Directorate-General 2 analyses, plans, shapes and coordinates German foreign policy within the EU as well as towards the states of Europe, North America and Central Asia. It is also responsible for all aspects of European and transatlantic security policy.
The issues which Directorate-General 2 deals with come from such areas as
- the development of the EU’s Common Foreign and Security Policy (CFSP), including Common Security and Defence Policy (CSDP), and Germany’s position within them
- fundamentals of security and defence policy, including Germany’s position within the EU and NATO; German participation in military operations abroad
- multilateral and bilateral security policy (NATO, the EU, the OSCE, security relations with other states)
- German policy in the Council of Europe
- the foreign-policy side of the G7 process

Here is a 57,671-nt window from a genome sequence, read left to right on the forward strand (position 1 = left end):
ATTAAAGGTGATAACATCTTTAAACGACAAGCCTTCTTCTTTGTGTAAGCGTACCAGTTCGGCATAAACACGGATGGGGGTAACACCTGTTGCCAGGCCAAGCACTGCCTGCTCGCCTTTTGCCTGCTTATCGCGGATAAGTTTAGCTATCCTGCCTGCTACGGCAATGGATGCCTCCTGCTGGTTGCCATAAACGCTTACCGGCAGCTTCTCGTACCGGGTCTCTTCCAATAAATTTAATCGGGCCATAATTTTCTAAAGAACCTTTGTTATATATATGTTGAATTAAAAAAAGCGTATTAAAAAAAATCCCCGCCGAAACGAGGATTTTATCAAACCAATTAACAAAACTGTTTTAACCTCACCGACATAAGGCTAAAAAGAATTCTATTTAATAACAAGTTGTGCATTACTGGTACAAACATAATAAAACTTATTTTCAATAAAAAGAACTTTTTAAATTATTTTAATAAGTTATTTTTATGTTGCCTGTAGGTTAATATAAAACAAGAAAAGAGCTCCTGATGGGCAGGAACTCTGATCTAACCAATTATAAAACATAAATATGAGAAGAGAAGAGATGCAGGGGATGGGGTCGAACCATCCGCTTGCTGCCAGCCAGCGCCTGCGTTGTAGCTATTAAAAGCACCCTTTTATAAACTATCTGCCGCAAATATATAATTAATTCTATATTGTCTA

- transatlantic relations with the United States and Canada
- bilateral relations with Russia, Belarus, Ukraine, Moldova and the states of the South Caucasus and Central Asia
- bilateral relations with Turkey, Switzerland, Liechtenstein, Iceland and Norway
- bilateral relations with the states of the Western Balkans.
At the helm of the Directorate-General is the Political Director, Ambassador Jens Plötner. He advises the Foreign Minister on all foreign and security policy issues within his Directorate-General’s remit or assigned to him by the Foreign Minister and represents the Federal Foreign Office at bilateral and multilateral talks with his counterparts, such as in various constellations involving Political Directors from other states.
He issues the instructions relating to the German position within the EU’s Common Foreign and Security Policy, which are represented by Germany’s Ambassador on the Political and Security Committee (PSC) in Brussels, and maintains close contact with the Political Directors of the other EU member states and other partners.
Within Directorate-General 2, the Political Director is supported by a Director for Security Policy, one for South-Eastern Europe, Turkey and EFTA States as well as one for Eastern Europe, the Caucasus and Central Asia. The European Correspondent’s unit assists him in coordinating all the issues of the EU’s Commons Foreign and Security Policy and of instructions for Brussels.